Aug 01

IF YOU WANT TO RUN FASTER…

…then you have to run faster!  Lord knows I wish there were a more enjoyable way to do it.  If you know of one, please tell me so I can stop all this nonsense with speed drills!

As most of you know, I love running.  I love running the way Anthony Weiner loves phone sex.  And the more I do it, the more I love it…with one exception – speed drills!

The road to hell...or where I did my speed drills yesterday.

The road to hell…or where I did my speed drills yesterday.

It’s like taking your medicine or eating your vegetables – if you want to get better/healthier there’s just no way around it.  When I first started running I didn’t know a lot about them, which is a very fond and distant memory.  When a runner does speed work or drills they basically run as fast as they can for a measured distance.  The pace and distance are set by whatever your goal race is.  The longer the race, the longer the distance you run fast. They are running torture.  And, like torture, very effective in getting results.

In the winter of 2006 I got it into my head to try and qualify to run the Boston marathon.  I decided this after running only one marathon the previous fall.  I ran said marathon in 3:57.  I needed a 3:40 to qualify for Boston and I thought that was totally do-able.  Ok, so I didn’t know much about anything (let alone speed drills!) which worked to my advantage.  I simply went out,  hired a running coach and started training.  What is that saying about the bumblebee? It’s scientificlly impossible for the bumblebee to fly; but the bumblebee, being unaware of these scientific facts, flies anyway?  Yay, it was like that.  Ignorance is bliss.

Um...am I supposed to be doing this?

Um…am I supposed to be doing this?

When I told my new coach of my plans, it was my first glimpse of reality.  He was all “You need to knock 17 min off your time?… Huh, ok wow.”  And, after a thoughtful pause, “You’ve only ever run one marathon?”  Me (doe eyed): “Um, yep.”  I guess that was enough chit chat because then we got to work.  It didn’t dawn on me that people train for years to qualify for Boston and that 17 minutes in running is equivalent to the amount of time it takes to work your way through a port-o-potty line before a race start – forever!

It was this coach who instilled in me speed work and rest days – two things my training was severely lacking in.  He took me to the track and we did the standard speed work (4×1 mile, 6×800, 8×400, mile test) but it was all new to me and it was horrible!  Then, one fine afternoon, instead of the track drills, he decided we would race a 5k .  And by “we” he meant me!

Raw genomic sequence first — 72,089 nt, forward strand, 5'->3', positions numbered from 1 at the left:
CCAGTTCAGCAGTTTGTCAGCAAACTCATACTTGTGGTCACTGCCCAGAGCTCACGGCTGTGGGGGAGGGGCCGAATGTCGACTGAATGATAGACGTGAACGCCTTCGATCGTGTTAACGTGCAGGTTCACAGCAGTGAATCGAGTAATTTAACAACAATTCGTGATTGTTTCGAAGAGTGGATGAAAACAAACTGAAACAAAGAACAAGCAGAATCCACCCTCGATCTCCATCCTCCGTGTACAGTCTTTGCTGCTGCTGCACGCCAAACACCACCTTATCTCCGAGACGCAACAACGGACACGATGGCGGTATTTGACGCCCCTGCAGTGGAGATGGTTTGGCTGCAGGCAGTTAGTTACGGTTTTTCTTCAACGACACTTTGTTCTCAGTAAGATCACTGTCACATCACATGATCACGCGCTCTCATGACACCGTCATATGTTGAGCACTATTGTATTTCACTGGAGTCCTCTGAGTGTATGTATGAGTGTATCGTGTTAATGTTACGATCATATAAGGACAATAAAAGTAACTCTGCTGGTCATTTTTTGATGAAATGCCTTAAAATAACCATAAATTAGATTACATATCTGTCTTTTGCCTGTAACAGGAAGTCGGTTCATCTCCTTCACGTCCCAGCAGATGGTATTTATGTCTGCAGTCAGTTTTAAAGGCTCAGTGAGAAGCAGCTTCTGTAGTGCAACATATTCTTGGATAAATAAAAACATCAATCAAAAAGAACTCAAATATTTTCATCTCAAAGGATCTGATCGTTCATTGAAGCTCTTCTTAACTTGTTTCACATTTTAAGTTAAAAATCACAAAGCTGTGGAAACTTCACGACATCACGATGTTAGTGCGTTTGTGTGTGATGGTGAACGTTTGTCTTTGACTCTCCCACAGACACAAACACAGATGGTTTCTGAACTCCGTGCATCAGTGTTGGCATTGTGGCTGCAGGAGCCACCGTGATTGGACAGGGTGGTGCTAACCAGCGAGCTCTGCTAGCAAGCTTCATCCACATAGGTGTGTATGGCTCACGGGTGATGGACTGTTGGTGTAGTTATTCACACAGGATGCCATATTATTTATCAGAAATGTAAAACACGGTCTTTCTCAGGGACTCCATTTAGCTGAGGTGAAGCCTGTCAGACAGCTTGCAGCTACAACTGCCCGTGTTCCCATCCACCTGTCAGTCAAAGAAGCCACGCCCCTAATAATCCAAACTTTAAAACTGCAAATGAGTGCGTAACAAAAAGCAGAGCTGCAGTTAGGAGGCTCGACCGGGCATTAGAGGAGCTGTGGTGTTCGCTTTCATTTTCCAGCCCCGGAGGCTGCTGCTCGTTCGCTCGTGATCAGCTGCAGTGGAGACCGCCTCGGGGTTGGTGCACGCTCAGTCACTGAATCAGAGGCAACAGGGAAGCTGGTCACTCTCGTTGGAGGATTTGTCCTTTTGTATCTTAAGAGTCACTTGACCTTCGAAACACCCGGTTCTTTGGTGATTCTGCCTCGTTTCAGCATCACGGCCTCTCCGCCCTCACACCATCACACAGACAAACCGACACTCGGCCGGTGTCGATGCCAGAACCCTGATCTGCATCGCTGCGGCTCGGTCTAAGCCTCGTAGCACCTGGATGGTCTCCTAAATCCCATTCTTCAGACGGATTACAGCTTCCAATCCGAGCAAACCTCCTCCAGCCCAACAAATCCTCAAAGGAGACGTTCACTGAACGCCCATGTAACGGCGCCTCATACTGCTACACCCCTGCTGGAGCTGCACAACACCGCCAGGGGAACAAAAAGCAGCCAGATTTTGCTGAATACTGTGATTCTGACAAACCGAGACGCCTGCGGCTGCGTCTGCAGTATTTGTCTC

On the way to the race I was all “So, what am I shooting for, 7:30 min miles?”  He almost got into an accident.  “Seven and a half minute miles?  We should just turn around and go home!  You need to finish this in under 21 minutes.”  Um, is that a bleeping  joke?  I had only ever run a handful of 5Ks and they were all around 28 minutes. I wanted to open the door and jump out of the car…and we were on a highway.  Somehow I held it together.

Pre-race he actually brought me over to the awards table and showed me the first place trophy for my age group.  I cannot make this shit up!  He also made me stand in front of the pack at the race start.  This was all unchartered territory for me and I was freaking out!  I started doing a warm-up run (first time also doing this!) but it made me loosen up.  By the time the gun went off I was pooping my pants!  I took off like a shot and my adrenaline was through the roof!  I remember thinking that I had to calm down or I was going to have a heart attack…and then I thought – if I have a heart attack I can stop running!!!

The race was in two loops so coach was waiting on the sidelines as I made the first pass.  I will never forget what he shouted to me as I passed by “I want to see blood coming out of your eyes!”  I shit you not.  I started to think the old man was completely insane! Couldn’t he see there was blood coming out of my eyes?  I was breathing like a maniac, pounding my legs as fast as they would go and praying for a heart attack – what the hell else could I give?

My "friend" Heather sent me this in a text while I was on vacation.  The text read: I call this the "watch your back Allie Burdick workout - boom!"

My “friend” Heather sent me this in a text while I was on vacation. The text read: I call this the “watch your back Allie Burdick workout – boom!”  Yay, it’s upside down (I don’t know why?) but you get the idea!  Speed work is motivating!